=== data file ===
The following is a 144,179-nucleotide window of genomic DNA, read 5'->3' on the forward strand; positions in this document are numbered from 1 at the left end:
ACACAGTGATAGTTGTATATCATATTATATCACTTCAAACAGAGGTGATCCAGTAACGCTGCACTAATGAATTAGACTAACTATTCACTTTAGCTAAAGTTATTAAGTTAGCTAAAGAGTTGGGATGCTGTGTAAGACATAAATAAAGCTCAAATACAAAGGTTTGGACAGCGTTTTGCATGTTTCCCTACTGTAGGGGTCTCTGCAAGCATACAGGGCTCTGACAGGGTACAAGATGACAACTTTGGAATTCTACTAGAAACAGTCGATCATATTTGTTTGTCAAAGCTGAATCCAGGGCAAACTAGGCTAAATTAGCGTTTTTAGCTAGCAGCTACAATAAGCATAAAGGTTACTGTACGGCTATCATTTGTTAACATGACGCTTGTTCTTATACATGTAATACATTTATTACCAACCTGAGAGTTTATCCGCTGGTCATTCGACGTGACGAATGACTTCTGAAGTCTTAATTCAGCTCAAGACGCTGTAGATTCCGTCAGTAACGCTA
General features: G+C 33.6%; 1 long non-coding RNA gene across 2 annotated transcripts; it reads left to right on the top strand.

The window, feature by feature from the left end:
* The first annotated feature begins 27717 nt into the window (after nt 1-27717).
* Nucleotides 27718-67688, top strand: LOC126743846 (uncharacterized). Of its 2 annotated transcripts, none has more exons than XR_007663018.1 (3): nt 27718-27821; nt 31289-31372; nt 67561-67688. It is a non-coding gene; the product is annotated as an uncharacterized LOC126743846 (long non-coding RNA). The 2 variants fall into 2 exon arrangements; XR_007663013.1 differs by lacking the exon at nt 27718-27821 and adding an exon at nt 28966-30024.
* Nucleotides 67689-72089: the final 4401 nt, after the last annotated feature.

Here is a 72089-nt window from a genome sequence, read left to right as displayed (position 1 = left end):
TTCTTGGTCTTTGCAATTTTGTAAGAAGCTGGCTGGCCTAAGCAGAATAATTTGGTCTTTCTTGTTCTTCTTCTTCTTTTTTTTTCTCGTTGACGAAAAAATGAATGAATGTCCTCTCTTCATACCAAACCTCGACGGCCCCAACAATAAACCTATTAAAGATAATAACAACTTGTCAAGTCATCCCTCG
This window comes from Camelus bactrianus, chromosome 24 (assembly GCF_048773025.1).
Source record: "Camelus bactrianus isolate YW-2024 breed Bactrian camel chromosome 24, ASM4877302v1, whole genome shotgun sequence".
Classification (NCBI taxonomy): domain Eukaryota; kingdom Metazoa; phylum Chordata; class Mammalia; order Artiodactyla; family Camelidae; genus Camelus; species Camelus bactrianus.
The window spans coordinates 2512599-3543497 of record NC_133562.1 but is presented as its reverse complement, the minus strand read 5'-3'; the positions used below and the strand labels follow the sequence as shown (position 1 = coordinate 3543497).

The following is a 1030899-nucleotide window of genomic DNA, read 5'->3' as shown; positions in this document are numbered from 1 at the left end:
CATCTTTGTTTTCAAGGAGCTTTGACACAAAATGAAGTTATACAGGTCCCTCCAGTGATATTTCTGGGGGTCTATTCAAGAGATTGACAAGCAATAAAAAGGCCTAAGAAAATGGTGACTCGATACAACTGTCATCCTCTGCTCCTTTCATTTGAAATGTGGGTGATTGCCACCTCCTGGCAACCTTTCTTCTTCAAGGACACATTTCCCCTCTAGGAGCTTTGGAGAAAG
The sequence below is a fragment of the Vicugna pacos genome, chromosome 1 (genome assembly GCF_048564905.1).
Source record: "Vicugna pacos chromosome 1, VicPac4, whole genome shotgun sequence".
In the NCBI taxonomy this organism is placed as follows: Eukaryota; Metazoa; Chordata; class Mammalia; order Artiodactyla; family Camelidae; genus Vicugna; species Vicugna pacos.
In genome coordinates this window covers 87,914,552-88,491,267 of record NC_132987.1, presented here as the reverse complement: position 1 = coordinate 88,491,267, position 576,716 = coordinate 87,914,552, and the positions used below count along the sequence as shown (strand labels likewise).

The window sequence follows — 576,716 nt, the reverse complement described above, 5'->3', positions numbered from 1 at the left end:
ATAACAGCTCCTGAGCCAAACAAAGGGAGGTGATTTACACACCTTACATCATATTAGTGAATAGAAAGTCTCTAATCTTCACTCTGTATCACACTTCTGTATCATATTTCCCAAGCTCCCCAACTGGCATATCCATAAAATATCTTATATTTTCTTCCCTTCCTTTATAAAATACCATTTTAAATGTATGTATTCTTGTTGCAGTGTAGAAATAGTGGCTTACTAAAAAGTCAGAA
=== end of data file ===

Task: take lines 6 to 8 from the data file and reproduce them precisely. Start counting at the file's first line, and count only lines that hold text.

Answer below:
* Nucleotides 27718-67688, top strand: LOC126743846 (uncharacterized). Of its 2 annotated transcripts, none has more exons than XR_007663018.1 (3): nt 27718-27821; nt 31289-31372; nt 67561-67688. It is a non-coding gene; the product is annotated as an uncharacterized LOC126743846 (long non-coding RNA). The 2 variants fall into 2 exon arrangements; XR_007663013.1 differs by lacking the exon at nt 27718-27821 and adding an exon at nt 28966-30024.
* Nucleotides 67689-72089: the final 4401 nt, after the last annotated feature.

Here is a 72089-nt window from a genome sequence, read left to right as displayed (position 1 = left end):